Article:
The Atlantic

It’s Tough Being a Right Whale These Days

Life can be hell for giants of the deep—but does it have to be?
Source: Tatsuro Kiuchi

We might begin with a way of killing a whale that next to no one today would find acceptable. In the autumn of 1385, far enough back in time that we tend to think of humans then and now almost as different species, a whale beached near the southern tip of Greenland. Among the Norse settlers who gathered around the animal was a recent arrival named Björn Einarsson, an Icelandic chieftain who, on a return trip from Norway, had found his home country bound in its namesake ice and was forced to carry on. With winter on the horizon, the newcomers had been struggling to procure enough food.

Einarsson has left the impression across six centuries of a man who expects to have good luck. Sure enough, as the settlers butchered the whale, they found a spearhead embedded in its flesh. By Norse law, fully half the whale belonged to whomever had struck the ultimately fatal blow, and Einarsson recognized the spearhead’s mark. It belonged to Ólafur Ísfirðingur, who lived in the same district of Iceland as Einarsson himself. Ísfirðingur obviously could not be reached in a timely manner (a typical law of the era spells out that the finder of a dead whale must alert the hunter if he can “travel there twice on the day concerned, if he leaves early in the morning”), which meant that Einarsson could claim the “shooter’s share” of the whale meat on a promise to pay his neighbor later. We can imagine much rejoicing among the misplaced sailors.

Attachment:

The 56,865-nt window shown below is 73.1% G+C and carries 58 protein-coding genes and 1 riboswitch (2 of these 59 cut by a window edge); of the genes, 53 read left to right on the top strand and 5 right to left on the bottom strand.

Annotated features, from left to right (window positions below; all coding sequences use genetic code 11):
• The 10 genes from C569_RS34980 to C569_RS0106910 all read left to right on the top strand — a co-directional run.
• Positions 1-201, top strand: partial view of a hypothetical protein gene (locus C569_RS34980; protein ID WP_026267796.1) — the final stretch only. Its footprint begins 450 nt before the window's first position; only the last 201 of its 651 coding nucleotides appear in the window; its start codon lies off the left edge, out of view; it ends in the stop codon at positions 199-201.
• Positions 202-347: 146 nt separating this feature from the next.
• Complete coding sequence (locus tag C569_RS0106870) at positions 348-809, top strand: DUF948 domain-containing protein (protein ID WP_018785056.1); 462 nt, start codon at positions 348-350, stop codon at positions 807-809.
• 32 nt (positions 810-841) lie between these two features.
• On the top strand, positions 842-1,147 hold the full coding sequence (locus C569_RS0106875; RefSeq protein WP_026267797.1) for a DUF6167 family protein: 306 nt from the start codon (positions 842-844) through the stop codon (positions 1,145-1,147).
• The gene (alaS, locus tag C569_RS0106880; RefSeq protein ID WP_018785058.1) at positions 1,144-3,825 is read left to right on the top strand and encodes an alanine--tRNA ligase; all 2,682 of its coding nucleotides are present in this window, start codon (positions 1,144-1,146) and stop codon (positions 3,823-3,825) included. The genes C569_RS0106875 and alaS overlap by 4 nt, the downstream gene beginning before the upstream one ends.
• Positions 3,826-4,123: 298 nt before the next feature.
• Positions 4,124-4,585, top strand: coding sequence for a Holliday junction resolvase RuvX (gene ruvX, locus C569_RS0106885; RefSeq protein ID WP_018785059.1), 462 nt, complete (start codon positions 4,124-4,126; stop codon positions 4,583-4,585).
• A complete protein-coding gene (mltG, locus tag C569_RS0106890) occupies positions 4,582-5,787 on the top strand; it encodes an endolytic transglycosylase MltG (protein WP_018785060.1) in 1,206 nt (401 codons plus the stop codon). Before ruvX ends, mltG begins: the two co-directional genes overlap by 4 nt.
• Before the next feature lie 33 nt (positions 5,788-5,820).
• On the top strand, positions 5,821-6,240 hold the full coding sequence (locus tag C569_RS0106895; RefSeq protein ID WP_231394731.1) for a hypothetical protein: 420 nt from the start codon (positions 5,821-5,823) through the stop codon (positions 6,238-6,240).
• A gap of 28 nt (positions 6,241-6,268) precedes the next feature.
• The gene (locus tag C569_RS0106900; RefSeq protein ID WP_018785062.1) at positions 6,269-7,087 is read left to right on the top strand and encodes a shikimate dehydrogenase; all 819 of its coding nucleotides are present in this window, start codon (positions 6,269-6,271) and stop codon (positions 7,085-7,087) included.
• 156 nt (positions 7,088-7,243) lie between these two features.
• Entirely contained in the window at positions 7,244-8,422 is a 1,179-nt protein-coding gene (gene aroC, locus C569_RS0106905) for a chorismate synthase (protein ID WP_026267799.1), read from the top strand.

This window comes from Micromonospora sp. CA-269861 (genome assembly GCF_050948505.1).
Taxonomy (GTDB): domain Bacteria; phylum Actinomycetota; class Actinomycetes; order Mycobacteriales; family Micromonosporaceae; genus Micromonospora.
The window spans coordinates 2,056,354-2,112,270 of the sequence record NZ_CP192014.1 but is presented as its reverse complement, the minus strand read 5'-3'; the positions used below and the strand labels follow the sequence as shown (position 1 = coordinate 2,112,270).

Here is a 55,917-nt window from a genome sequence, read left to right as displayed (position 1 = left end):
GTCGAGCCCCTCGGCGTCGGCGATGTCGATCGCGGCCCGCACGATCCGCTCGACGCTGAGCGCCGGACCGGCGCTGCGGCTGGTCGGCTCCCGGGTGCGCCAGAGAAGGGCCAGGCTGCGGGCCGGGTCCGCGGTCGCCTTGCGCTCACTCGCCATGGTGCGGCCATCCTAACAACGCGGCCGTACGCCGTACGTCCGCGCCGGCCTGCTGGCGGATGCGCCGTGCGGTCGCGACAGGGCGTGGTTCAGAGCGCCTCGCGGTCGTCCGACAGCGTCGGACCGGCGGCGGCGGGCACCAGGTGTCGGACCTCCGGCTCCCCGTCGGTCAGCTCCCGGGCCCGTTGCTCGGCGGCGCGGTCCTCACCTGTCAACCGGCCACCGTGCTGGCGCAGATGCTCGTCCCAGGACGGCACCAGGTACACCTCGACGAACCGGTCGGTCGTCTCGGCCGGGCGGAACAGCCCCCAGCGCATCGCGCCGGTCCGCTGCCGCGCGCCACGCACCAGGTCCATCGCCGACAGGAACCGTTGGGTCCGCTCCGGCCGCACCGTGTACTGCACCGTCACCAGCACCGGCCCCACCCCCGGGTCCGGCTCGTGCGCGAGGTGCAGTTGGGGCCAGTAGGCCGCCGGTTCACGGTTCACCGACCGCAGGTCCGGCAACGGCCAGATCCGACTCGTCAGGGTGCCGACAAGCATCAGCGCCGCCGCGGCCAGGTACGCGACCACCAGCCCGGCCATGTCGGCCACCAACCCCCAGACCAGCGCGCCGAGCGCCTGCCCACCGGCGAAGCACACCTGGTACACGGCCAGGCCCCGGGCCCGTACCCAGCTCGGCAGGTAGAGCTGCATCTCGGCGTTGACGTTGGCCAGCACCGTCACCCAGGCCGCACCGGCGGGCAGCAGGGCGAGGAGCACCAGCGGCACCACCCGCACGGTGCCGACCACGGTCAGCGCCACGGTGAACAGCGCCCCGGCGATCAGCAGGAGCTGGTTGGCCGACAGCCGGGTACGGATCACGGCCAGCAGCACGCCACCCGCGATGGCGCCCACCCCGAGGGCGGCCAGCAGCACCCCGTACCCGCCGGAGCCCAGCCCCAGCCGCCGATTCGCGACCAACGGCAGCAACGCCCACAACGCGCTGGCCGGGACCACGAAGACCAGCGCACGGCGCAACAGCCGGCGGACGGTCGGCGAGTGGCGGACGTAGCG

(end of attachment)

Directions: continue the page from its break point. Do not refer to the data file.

Between the lines, we can also read snatches of the whale’s story, which is considerably more of a downer. Early Norse whaling mainly involved the spear-drift technique: spear a whale, then hope that it drifts ashore nearby so that you can get your share. Unfortunately, the process could be a slow one. The whale that put food on Einarsson’s table in late-autumn Greenland had most likely been speared during the Icelandic summer. When the end came, it had swum about a thousand miles across several months, in pain, terribly injured, slowly dying.

Spear-drift whaling was eventually replaced by more efficient means of killing whales. Along the way, we grew distant enough from stranded-in-Greenland-variety food desperation to agree that wounding an animal and leaving it to die across hours, let alone months, is not okay. That troublesome vegan at the dinner party would agree, but so, too, would members of the NRA, whose hunter’s code of ethics calls on them to “insure clean, sportsmanlike kills.”

In acknowledging the brutality of certain hunting practices, we drew a baseline of human responsibility for the

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